Yes, you see this right. This is the 4e Mechanic that you should be stealing for every other game!
Tag: RPG Design
After posting a number of articles about character classes, some hindsight might be useful. One reason I wrote revisions and additions was to boost player characters’ lowest levels—hence extra spells at the first few levels, modified class abilities, etc. The other reason was to stretch demi-humans experience progression to the full 36 level range. One pothole remains (I’m sure there are others), but this one needs particular attention: saving throws.
Inhospitable Settings: a primer of suggestions on adapting 5e magic lists to suit cold, water-scarce, low light and violent flora campaigns.
Sensitivity reading: What does it do, and does it make RPGs better? A Paranormal Affairs Canada case study
A credit that I’ve started to see in new RPGs is “sensitivity reader”. I think it’s fair enough to wonder two things; what do sensitivity readers do? If we’re paying for them through the cost of the book, do they make RPGs better?
Previous “experimental” articles recently addressed a desire to boost low level characters used in the D&D BECMI game. So far, the spell progression tables for magic-users and clerics have been addressed, I’ve given the elf class my take on related issues, as well as the classic thief’s skill progression table. I haven’t addressed the classic fighter and dwarf classes since I didn’t think they needed anything extra. One more topic remains therefore: halflings, the grandest of little heroes.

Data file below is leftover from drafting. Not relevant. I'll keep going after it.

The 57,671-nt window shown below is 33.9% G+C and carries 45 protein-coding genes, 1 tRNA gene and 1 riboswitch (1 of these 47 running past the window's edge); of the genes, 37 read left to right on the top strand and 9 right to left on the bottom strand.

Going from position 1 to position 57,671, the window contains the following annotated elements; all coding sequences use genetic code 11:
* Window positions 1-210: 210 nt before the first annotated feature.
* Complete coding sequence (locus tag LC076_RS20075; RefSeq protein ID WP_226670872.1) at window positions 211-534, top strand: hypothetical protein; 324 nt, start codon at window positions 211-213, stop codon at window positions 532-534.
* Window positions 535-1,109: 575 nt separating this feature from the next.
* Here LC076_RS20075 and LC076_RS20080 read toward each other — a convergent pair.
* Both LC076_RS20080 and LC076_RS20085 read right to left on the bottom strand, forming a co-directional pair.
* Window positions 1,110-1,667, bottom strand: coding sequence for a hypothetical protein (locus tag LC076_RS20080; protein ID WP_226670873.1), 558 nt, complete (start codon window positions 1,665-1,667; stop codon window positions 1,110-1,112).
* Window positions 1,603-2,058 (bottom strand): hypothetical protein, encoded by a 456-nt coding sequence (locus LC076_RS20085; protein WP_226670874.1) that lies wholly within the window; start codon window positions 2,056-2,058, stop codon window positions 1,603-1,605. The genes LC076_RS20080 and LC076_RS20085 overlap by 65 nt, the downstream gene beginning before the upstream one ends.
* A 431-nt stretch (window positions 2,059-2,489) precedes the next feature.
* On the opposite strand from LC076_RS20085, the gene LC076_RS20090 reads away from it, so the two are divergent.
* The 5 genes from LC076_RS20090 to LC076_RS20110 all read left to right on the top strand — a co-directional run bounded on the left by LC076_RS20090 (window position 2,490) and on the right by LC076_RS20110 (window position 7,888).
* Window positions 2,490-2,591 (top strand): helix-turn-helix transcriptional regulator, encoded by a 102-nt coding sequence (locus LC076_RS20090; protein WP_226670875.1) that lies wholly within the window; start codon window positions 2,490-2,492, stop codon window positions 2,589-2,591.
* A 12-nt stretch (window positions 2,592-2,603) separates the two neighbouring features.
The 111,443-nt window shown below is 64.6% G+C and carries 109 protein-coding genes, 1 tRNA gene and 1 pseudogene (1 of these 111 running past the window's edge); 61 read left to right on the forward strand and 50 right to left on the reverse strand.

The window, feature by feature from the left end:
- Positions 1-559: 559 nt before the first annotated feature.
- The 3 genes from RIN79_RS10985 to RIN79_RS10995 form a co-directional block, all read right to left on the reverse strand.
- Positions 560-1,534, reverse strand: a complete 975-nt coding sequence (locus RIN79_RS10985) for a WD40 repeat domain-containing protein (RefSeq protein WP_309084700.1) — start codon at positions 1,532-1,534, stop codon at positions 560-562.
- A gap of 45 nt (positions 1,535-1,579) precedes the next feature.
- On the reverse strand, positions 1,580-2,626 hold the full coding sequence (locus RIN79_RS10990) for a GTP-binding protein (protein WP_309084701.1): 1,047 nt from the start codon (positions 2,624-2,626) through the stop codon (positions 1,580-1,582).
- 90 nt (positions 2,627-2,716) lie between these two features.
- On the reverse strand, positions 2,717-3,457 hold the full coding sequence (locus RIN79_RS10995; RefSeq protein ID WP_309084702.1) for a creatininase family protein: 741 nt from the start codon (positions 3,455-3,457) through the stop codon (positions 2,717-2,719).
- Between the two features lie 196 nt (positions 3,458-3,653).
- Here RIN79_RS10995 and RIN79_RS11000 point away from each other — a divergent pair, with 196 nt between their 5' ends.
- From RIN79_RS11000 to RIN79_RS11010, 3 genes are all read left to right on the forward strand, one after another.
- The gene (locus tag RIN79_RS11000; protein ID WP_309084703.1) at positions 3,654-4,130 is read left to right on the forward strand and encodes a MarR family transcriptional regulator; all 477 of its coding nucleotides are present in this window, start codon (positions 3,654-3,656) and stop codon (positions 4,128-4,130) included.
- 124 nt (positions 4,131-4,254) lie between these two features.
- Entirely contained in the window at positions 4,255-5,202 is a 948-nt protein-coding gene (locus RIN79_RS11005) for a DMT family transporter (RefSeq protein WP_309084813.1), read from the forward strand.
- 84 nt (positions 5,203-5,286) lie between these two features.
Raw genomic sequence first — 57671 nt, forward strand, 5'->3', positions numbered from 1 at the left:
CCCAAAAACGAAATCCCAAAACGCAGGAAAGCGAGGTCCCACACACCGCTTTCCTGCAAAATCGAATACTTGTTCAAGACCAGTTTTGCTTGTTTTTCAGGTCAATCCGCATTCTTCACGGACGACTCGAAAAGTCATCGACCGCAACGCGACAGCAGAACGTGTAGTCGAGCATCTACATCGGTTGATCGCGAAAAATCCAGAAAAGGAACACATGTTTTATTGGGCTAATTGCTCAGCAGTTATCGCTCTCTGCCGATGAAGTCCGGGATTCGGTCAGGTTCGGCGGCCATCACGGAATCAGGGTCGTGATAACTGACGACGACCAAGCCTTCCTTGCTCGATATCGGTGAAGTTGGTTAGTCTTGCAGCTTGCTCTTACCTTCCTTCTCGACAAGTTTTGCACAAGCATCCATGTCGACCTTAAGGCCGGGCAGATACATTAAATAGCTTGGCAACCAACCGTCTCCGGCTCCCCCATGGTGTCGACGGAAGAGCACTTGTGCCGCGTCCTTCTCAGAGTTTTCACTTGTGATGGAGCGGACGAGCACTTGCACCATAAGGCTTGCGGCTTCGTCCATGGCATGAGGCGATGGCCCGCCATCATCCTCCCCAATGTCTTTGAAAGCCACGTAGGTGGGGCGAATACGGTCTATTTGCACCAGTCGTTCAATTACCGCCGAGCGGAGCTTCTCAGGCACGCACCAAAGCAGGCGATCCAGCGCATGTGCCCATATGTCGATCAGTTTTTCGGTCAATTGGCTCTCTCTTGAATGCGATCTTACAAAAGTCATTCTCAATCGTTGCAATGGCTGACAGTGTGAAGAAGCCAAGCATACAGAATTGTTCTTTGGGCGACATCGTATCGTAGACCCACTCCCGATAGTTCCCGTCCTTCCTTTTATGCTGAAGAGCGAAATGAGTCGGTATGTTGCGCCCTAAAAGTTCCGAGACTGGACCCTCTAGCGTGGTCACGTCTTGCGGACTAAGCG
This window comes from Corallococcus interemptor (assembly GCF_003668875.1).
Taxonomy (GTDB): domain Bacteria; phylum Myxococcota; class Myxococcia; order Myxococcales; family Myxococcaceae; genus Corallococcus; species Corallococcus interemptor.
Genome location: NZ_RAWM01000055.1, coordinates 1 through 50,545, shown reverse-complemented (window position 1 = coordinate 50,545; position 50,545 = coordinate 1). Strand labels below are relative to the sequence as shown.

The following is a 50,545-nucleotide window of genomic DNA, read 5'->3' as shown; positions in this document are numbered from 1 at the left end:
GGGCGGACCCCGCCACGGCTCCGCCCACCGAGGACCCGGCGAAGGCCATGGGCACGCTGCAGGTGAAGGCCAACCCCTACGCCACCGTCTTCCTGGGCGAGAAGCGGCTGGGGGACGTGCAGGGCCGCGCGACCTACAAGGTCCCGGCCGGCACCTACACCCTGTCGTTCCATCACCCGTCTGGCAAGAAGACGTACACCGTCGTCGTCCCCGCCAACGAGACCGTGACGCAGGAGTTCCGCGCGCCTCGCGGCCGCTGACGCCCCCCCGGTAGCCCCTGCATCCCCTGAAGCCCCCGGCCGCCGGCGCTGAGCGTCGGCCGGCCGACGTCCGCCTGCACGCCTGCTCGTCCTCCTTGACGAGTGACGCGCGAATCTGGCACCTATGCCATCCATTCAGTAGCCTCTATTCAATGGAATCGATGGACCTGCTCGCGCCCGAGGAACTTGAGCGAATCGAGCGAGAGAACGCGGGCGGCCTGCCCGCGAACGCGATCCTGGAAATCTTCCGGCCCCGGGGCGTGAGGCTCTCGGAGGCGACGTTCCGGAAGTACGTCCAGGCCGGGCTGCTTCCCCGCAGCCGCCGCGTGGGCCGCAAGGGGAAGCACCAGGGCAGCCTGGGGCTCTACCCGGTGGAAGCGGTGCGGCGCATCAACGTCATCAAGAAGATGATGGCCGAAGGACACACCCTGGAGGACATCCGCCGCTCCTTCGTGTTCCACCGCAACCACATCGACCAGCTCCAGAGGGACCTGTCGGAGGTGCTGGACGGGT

Are your players forgetting to use their inspriation in 5e? Are you forgetting to hand it out in the first place? The inspiration mechanic could be so much better than it is – here’s some advice for wielding it effectively in-game!
Following the previous article and logical questions from readers, here’s my attempt at tinkering with elves. The original goal was to make a few more spells available to low level characters. This was easy enough with magic-users and clerics. Elves (as described in the D&D BECMI rules) are decidedly more problematic. In the standard game, elves are “kinda/sorta” limited to 10th level. This never made sense to me, and it looks pretty awkward. In the optional rules introduced in the RC, page 266, level limitations are done away with, and elves are enabled to acquire spells at the same rate as human magic-users. I didn’t like this either, given that BECMI elves are basically a hybrid fighter class. Should they obtain as many spells as specialized magic-users? Maybe not. That’s a lot of variables. Let’s first have a look at how elves compare with the magic-user and fighter classes.